Sir Alastair Cook can see England adapting to Chris Silverwood’s style

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Chris Silverwood’s clear and organised methods are starting to show in England’s Test team, according to Sir Alastair Cook.

The former Essex head coach secured a first international series victory in red-ball cricket last month as England beat South Africa 3-1.

The critics were out when England were beaten in the first Test in South Africa, which followed defeat in New Zealand at the end of 2019 in Silverwood’s first series since stepping up from his bowling coach role to replace Trevor Bayliss.

Chris Silverwood, right, stepped up to replace Trevor Bayliss, left
Chris Silverwood, right, stepped up to replace Trevor Bayliss, left (Mike Egerton/PA)

Cook, speaking at the Gray-Nicolls HQ, told the PA news agency: “You are starting to see the Chris Silverwood mould if you like being very clear, with simple and organised planning, which I knew well from Essex.

“The success Essex have had over the last couple of years (two County Championship titles in three seasons), he laid the platform for that and changed a few things and you are starting to see that with the England side.

“New Zealand was only two games, but that is not an easy place to go and win and it is not easy to win away anywhere at the moment.

“People were saying, ‘Is he the right man?’ But the way they fought back after that first Test match in South Africa, after all the illness and Rory Burns going down on the eve of the match, it was great character from the whole squad and the leadership group should take a lot of credit for that.”

The next challenge in Test cricket for Silverwood is a short tour of Sri Lanka in March, where Keaton Jennings and Ben Foakes have returned to the fold.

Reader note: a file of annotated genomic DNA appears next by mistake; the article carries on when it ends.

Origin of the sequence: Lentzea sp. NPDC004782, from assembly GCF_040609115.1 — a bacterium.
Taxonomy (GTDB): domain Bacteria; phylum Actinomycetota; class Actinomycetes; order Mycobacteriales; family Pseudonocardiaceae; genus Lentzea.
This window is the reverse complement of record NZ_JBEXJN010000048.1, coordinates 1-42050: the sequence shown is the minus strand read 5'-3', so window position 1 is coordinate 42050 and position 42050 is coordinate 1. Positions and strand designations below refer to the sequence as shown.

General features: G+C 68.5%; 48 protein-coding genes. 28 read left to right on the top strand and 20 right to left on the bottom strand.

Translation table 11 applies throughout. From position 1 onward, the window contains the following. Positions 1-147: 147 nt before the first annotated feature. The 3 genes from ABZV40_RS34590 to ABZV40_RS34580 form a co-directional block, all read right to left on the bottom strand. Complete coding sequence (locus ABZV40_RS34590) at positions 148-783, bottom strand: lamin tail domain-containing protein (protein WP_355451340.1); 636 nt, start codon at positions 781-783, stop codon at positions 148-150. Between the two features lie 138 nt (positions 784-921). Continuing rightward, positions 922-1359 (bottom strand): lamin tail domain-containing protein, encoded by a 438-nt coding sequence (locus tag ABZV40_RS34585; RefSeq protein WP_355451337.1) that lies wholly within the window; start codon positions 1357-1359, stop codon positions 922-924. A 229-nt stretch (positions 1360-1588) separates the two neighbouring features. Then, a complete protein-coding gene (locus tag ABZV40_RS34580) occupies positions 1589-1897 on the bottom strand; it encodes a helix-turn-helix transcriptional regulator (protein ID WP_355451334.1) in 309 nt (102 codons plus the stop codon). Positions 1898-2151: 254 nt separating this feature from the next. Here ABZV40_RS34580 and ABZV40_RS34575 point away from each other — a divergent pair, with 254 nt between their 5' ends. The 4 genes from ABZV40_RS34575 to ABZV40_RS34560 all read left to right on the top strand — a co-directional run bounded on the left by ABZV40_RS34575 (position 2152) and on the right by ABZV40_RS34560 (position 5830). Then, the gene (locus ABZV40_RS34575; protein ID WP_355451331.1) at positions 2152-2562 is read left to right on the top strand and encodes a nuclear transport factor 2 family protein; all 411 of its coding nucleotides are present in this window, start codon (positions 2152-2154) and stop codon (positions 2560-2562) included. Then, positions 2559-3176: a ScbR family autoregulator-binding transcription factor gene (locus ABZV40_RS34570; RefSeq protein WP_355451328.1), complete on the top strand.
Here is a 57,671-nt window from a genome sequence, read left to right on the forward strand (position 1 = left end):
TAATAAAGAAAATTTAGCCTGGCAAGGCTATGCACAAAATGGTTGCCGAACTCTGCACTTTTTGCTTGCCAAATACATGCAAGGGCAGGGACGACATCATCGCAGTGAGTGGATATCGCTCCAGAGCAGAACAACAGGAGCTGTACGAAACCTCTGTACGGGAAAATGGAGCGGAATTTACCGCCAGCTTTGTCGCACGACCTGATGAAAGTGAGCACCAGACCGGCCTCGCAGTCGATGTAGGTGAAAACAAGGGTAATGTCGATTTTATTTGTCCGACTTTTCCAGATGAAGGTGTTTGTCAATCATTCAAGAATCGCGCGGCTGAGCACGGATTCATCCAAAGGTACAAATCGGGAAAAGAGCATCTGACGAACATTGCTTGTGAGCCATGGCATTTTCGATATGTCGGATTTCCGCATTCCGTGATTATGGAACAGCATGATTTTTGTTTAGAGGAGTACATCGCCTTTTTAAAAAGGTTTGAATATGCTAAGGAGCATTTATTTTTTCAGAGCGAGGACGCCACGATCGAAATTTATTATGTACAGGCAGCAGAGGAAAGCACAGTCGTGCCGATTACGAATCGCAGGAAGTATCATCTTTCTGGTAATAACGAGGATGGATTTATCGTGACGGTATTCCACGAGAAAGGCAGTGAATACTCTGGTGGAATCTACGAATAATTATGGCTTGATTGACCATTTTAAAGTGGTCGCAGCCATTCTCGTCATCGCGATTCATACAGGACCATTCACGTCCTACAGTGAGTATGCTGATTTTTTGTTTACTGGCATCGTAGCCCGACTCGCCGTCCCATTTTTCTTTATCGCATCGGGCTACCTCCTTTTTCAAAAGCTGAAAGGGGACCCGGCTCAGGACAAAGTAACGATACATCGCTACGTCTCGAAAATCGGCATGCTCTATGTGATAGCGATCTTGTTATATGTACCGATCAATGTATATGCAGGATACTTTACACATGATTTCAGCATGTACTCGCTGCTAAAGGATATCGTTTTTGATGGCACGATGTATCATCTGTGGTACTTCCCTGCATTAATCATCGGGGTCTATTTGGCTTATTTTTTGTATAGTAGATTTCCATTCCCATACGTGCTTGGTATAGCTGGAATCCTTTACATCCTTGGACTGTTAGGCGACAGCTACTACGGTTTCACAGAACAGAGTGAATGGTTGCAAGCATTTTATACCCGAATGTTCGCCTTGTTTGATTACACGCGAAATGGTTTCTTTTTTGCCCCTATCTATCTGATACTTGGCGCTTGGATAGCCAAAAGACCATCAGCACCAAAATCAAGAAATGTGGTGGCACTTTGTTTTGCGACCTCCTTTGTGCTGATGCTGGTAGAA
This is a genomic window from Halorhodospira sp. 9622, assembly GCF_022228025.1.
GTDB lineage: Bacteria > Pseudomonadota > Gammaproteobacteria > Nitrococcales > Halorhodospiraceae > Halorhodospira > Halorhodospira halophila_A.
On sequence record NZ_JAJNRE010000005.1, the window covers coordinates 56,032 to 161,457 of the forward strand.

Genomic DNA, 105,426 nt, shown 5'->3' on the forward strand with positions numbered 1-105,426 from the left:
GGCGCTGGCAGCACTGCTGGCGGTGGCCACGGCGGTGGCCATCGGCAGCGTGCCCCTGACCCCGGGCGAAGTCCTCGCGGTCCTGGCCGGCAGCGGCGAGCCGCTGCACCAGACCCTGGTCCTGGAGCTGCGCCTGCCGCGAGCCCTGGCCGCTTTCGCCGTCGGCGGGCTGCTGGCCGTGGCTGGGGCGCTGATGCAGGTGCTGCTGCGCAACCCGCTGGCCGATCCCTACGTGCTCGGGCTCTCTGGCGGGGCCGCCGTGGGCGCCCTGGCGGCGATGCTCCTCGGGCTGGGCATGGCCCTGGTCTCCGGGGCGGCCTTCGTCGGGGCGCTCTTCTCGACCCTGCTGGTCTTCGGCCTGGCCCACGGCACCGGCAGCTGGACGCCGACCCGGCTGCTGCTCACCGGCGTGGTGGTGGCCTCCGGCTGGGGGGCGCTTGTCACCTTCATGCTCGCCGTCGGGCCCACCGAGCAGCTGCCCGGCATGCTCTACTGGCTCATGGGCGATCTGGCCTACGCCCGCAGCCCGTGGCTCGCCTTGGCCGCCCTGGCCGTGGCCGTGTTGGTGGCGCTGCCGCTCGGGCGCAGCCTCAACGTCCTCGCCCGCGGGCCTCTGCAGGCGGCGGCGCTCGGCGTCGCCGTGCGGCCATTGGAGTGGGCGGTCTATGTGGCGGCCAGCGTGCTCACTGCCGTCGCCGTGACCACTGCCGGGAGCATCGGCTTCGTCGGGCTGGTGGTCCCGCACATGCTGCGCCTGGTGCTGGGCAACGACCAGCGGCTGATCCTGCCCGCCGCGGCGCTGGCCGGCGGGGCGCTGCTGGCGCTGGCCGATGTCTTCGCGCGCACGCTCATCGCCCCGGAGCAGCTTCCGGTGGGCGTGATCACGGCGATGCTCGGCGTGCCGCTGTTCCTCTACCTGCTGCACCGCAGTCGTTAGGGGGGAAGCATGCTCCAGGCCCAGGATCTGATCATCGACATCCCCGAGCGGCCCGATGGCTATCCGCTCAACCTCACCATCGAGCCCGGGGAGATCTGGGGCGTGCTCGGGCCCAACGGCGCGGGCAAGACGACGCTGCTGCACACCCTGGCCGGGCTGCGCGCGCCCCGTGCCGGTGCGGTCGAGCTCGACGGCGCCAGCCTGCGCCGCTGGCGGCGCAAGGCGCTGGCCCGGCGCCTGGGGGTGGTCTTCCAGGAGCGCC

Both played the last time England toured Sri Lanka in November 2018 and scored centuries, which helped with their inclusion in a 16-man squad.

Although it is only a two-Test series, Cook agrees with the recall of Lancashire opener Jennings.

“The thing I like about this England squad is, even with people not making that tour due to injuries, they can play different styles of cricket and they have options,” he added.

Alastair Cook, left, and Keaton Jennings, right, have opened the batting together for England
Alastair Cook, left, and Keaton Jennings, right, have opened the batting together for England (Nick Potts/PA)

“If there is an injury the day before the game, you have someone who knows what he is doing and it is a really important Test series so to me it is clear – he goes.”

Burns injured his ankle ahead of the second Test in South Africa and so Zak Crawley earned a shot at opening alongside Dominic Sibley.

Sibley scored 133 not out to help England win the match and level the series, while in the fourth Test the duo put on a century stand for the first wicket.

“What you have seen so far in their fledgling careers is they are made of the right stuff,” Cook said.

“You add Rory Burns to the mix and there is competition at the top of the order, which England haven’t had for a long while.”

Since retiring from international cricket, Cook has continued to score runs for Essex and was at Gray-Nicolls on Friday for the launch of their Tree Legacy Programme.

The initiative, which will help make their business more environmentally sustainable, will see a willow tree planted every time a Gray-Nicolls ambassador scores an international hundred.

England’s record Test run-scorer, Cook, planted 33 willow trees for each Test hundred he scored.

He added: “To just be associated with Gray-Nicolls for such a long period of time and to have such a good bat and kit manufacturer behind my career, I am very lucky.”

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